The sons of Aaron, Nadav and Avihu… brought before G-d a strange fire that He did not command them (to bring). Fire came forth from G-d and it consumed them, and they died before G-d (10:1-2).
The commentators discuss the precise reasons for the deaths of Nadav and Avihu. The Sifra (Shemini, 1:32) states that they erred in having brought their offering of ketoret (frankincense) into the Kodesh Ha-Kadashim (holiest part of the Tabernacle) on their own initiative. Although they did this act out of love for the Almighty, they had not been asked to serve Him in that manner. For this area was forbidden territory to all except the High Priest on Yom Kippur. The Ramban (in his comments to 10:2 and 16:2) questions this reason, hinting that they offered the regular daily ketoret on the Inner Altar when they had not been commanded to do so. Rashi quotes the variant traditions that are not directly implied in this text: that they impinged on Moses’ authority in giving a Halachic decision in his presence (R. Eliezer: Talmud Eruvin 63a), and that they entered the Sanctuary under the influence of wine (R. Ishmael: Vayikra Rabba 12:1).
Consider the following explanation: Nadav and Avihu died for the following two inter-related reasons. Firstly they had already incurred G-d’s anger because of their association with the Golden Calf. Secondly, by bringing the ‘strange fire’ they came too close to Him too quickly. These two points are expanded below.
Before Moses died, he rebuked the Israelites for the Sin of the Golden Calf. He recounted that ‘G-d became very angry with Aaron (and intended) to destroy him, so I also prayed for Aaron at that time’ (Deut. 9:20). Rashi on that verse quotes the Midrash Agadda that states that the word also in the text refers to G-d’s intention to kill the four sons of Aaron. However, Moses’ prayer on their behalf was partly accepted in that although Nadav and Avihu died soon afterwards, Elazar and Itamar stayed alive. These sources show that Aaron and his sons were in no state of grace before G-d at the time of the ‘strange fire’. Under those circumstances it would only take something relatively small to tip the scales against Nadav and Avihu.
That ‘small something’ is brought out when comparing the conduct of Aaron on one hand, and Nadav and Avihu on the other in this Parasha.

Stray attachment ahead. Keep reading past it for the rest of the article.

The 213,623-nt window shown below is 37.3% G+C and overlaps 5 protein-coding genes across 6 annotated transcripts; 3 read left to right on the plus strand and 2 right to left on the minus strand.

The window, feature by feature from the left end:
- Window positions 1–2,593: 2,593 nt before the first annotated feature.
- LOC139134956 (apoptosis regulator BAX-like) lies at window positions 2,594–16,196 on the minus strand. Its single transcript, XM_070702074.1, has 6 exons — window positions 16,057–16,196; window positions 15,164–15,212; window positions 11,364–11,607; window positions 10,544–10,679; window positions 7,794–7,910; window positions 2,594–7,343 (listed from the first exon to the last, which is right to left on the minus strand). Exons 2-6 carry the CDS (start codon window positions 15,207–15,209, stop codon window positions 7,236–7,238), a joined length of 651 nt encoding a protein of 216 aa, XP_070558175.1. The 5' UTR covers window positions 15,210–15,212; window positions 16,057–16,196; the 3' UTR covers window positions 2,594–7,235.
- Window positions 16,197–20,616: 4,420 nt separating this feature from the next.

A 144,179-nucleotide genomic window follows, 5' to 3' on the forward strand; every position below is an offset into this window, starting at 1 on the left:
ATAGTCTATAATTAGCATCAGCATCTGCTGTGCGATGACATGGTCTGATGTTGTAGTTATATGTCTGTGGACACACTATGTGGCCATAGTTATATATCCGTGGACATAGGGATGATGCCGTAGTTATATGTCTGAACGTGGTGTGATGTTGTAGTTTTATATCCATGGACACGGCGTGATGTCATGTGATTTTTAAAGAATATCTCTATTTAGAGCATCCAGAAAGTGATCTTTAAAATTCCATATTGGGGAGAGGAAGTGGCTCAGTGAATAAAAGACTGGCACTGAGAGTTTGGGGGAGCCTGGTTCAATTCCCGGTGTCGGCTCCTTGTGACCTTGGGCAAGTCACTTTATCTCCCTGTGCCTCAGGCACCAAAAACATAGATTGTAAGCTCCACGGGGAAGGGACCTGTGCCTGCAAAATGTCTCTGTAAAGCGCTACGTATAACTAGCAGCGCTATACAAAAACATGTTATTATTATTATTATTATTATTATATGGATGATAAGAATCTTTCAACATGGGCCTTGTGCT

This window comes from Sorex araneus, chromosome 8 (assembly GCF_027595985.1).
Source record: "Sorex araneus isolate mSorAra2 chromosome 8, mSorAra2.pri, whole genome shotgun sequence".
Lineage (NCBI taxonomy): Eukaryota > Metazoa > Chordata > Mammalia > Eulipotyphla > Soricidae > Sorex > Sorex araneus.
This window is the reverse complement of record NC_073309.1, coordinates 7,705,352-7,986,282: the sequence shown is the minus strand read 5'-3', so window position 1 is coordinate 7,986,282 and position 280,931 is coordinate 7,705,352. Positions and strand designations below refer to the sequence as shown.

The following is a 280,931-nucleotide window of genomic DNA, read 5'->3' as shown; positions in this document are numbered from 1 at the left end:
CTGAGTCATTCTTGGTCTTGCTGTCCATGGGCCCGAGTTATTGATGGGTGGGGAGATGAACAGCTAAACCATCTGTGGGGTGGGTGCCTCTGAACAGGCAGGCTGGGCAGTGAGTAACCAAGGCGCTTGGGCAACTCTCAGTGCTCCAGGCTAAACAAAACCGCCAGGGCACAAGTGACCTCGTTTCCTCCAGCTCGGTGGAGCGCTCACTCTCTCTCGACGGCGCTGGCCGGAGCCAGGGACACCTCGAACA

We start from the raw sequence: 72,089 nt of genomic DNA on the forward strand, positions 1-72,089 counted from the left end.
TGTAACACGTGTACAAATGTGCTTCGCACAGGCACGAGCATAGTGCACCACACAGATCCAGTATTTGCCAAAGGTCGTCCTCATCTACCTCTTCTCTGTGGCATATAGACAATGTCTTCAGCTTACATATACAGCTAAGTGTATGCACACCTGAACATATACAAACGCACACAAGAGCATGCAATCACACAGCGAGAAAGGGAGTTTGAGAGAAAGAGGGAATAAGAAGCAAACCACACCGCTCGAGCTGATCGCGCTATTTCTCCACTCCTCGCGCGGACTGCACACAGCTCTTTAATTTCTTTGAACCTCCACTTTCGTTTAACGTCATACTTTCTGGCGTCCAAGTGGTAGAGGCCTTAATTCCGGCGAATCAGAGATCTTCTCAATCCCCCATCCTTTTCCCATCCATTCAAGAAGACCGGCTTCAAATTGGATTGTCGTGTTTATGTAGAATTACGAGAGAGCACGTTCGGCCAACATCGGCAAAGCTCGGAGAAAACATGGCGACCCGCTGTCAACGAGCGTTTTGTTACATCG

In the opening section, Moses had to persuade Aaron to approach the Altar to perform the necessary sacrifices for the dedication of the Tabernacle:
Moses said to Aaron: “Approach the Altar and perform the service of your… (offerings) as G-d has commanded” (9:7).
Rashi on this verse quotes Torat Kohanim as saying that Aaron was ashamed to approach the Altar. This appears to be because of his feelings of guilt over the Sin of the Golden Calf (implied through Rashi’s comment to 9:2). The Degel Machane Ephraim comments: “It is because you show shame that you have been chosen for this task – G-d despises the proud”.
Nadav and Avihu did not show such shyness and modesty. They offered a ‘strange fire’ on their own intitiative ‘before G-d’ – where the Divine Presence was at its most intense. In the circumstances this was an inappropriate display of familiarity with G-d. Such conduct can be compared ‘lehavdil’ to a student who has been severely rebuked by his teacher. A little later he approaches the teacher and offers him a ticket to a concert. Were he to accept the ticket he may be seen as removing the necessary barriers between teacher and student to ensure the success of the working relationship. This could harm his professional status in the long run: familiarity breeds contempt.
So the ‘strange fire’ was out of place in these circumstances. G-d did not accept it – His relationship with the Israelites required the more intense forms of the Divine Presence to be accessible in very special circumstances only. Nadav and Avihu’s act interfered with this relationship. It is therefore possible to suggest that their untimely deaths were because they offered the strange fire so soon after the Sin of the Golden Calf.
Do not defile yourselves with them (forbidden foods) and become contaminated by them (11:43).
The School of R. Yishmael teach that the word venitmeitem (and you become contaminated) includes venitamtem which means being spiritually defiled (Talmud, Yoma 39a). Rashi (ad loc.) explains that this means becoming insensitive to the entire Torah experience. With respect to the eating of forbidden foods, the Chinuch (Mitzva 73) notes that the harm caused by eating these foods is not physical. Rather they prevent a person from being able to ‘tune in’ to the Almighty, His Creation and His Commandments – in other words to reach higher spiritual levels. For that reason the Rema rules that it is forbidden to give small children non-kasher foods (Yoreh Deah 81:7).
This idea seems to be implied elsewhere in the Parasha. Two verses begin with the word Lehavdil (to distinguish). The first time is in the context of the prohibition of the Priests performing their duties under the influence of strong drink: so that they should be able to ‘…distinguish between holy and profane, unclean and pure’ (10:10). The second time is in the final verse in the laws prohibiting specified types of foods: stating that all Israelites must be able to ‘…distinguish between unclean and pure; between creatures that may be eaten and those which may not be eaten’ (11:47).
From the above we may suggest the following. Alcohol clouds a person’s judgement to the extent that he cannot make fine enough ‘distinctions’ to serve in the Temple. Similarly the consumption of forbidden foods clouds one’s spiritual judgement to the extent of becoming less sensitive to the ‘distinctions’ the Torah requires people to make in their daily lives…
Many thanks to R. Yehoshua Cohen, and R. David Zitter, for their help and advice.
This article is provided as part of Shema Yisrael Torah Network
For information on subscriptions, archives, and